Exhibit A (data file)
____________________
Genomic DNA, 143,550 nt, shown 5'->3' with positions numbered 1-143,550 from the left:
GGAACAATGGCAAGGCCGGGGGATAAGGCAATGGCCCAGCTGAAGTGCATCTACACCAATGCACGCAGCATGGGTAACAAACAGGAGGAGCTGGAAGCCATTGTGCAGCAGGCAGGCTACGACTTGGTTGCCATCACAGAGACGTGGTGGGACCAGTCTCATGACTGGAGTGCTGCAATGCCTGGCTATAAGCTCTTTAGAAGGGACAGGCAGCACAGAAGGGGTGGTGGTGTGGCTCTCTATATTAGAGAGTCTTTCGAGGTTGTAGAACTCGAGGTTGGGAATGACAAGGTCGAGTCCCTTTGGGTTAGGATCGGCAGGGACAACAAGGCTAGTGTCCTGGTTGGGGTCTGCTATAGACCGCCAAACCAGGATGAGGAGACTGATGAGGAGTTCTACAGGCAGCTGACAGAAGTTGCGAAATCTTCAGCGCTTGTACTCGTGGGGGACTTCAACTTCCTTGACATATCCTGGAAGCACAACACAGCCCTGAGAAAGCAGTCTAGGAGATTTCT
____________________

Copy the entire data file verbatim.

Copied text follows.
Genomic DNA, 143,550 nt, shown 5'->3' with positions numbered 1-143,550 from the left:
GGAACAATGGCAAGGCCGGGGGATAAGGCAATGGCCCAGCTGAAGTGCATCTACACCAATGCACGCAGCATGGGTAACAAACAGGAGGAGCTGGAAGCCATTGTGCAGCAGGCAGGCTACGACTTGGTTGCCATCACAGAGACGTGGTGGGACCAGTCTCATGACTGGAGTGCTGCAATGCCTGGCTATAAGCTCTTTAGAAGGGACAGGCAGCACAGAAGGGGTGGTGGTGTGGCTCTCTATATTAGAGAGTCTTTCGAGGTTGTAGAACTCGAGGTTGGGAATGACAAGGTCGAGTCCCTTTGGGTTAGGATCGGCAGGGACAACAAGGCTAGTGTCCTGGTTGGGGTCTGCTATAGACCGCCAAACCAGGATGAGGAGACTGATGAGGAGTTCTACAGGCAGCTGACAGAAGTTGCGAAATCTTCAGCGCTTGTACTCGTGGGGGACTTCAACTTCCTTGACATATCCTGGAAGCACAACACAGCCCTGAGAAAGCAGTCTAGGAGATTTCT